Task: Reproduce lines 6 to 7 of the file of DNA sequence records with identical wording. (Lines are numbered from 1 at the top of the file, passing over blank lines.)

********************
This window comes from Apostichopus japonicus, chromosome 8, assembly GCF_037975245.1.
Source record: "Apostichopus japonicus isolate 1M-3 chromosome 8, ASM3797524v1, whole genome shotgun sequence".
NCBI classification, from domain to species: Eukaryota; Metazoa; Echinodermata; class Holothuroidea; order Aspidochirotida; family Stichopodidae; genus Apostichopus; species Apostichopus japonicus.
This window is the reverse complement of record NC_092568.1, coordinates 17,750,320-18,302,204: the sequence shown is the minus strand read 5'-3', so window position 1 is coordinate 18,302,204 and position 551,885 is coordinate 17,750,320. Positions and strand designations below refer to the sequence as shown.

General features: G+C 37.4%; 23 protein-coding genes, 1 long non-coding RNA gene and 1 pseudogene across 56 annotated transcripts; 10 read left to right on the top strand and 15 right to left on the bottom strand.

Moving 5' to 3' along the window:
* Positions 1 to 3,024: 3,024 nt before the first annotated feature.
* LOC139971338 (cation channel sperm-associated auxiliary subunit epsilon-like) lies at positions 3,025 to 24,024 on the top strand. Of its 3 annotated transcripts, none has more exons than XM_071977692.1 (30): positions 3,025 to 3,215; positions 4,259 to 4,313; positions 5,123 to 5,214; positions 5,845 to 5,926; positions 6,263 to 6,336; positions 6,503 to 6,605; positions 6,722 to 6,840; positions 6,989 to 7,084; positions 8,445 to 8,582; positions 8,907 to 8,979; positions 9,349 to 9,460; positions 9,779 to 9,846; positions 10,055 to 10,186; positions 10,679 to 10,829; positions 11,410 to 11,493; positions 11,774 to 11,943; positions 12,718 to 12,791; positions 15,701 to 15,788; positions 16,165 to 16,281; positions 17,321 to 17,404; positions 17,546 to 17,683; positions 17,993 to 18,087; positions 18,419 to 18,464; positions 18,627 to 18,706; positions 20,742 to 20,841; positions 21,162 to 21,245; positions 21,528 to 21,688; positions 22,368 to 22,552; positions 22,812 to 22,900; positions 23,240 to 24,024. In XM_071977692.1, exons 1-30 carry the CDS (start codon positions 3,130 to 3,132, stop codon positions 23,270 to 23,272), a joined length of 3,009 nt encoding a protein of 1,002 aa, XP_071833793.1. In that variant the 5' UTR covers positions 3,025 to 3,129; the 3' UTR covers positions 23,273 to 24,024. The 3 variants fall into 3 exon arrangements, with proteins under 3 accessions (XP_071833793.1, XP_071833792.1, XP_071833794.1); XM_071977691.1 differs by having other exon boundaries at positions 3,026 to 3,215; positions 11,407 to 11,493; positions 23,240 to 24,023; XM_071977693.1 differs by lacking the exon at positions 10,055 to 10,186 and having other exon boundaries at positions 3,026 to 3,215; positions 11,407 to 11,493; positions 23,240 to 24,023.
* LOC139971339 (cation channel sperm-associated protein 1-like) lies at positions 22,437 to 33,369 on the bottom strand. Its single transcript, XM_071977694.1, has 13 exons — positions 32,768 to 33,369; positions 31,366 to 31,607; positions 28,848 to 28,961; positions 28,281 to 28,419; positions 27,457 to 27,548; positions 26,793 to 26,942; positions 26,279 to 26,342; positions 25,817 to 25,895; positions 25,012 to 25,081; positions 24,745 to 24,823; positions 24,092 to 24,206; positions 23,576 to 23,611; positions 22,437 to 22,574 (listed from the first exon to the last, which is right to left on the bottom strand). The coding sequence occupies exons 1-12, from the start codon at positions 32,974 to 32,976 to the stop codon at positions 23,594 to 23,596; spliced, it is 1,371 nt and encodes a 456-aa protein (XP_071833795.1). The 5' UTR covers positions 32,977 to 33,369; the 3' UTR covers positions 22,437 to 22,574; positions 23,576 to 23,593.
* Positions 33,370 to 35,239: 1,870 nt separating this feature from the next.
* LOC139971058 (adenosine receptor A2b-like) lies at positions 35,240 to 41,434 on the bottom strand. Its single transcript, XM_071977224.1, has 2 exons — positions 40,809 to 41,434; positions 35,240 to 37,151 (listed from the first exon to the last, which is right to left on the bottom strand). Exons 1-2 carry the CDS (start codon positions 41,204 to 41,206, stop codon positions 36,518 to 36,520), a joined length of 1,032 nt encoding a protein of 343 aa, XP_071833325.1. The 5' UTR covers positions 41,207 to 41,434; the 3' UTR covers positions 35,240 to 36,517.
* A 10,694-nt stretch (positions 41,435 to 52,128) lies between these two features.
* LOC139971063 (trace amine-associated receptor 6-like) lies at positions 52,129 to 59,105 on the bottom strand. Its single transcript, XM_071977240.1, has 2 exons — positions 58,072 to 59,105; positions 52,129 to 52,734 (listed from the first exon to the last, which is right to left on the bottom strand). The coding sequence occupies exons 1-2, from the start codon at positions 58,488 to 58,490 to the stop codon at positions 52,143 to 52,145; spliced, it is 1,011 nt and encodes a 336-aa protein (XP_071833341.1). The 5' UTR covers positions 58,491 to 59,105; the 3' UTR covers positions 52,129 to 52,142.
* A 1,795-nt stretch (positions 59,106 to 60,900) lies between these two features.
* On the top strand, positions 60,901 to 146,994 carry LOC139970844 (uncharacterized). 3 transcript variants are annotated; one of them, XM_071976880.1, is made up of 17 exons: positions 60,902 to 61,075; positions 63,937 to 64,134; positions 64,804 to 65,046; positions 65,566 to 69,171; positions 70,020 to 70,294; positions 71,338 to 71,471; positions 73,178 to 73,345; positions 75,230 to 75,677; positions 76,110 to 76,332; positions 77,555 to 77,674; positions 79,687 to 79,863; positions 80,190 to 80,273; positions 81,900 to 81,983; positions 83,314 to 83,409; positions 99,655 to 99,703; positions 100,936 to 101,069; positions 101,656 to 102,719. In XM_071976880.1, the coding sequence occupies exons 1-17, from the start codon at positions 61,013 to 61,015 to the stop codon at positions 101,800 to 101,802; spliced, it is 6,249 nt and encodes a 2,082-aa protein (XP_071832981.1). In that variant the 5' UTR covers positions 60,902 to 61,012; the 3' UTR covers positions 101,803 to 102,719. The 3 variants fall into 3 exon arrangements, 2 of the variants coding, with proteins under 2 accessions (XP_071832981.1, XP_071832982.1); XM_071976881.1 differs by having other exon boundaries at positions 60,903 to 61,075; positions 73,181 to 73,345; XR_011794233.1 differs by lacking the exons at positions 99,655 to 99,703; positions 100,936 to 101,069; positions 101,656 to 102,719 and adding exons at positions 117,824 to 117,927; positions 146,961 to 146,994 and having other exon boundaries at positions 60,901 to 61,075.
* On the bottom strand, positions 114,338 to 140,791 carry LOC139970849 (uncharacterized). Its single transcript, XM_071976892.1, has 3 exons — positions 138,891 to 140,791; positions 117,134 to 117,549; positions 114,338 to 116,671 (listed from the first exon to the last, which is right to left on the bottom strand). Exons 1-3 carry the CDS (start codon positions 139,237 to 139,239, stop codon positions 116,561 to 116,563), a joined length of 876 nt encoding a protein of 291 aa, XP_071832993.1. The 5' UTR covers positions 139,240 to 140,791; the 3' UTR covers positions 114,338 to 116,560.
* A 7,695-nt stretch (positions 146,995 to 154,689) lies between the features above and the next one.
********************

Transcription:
Moving 5' to 3' along the window:
* Positions 1 to 3,024: 3,024 nt before the first annotated feature.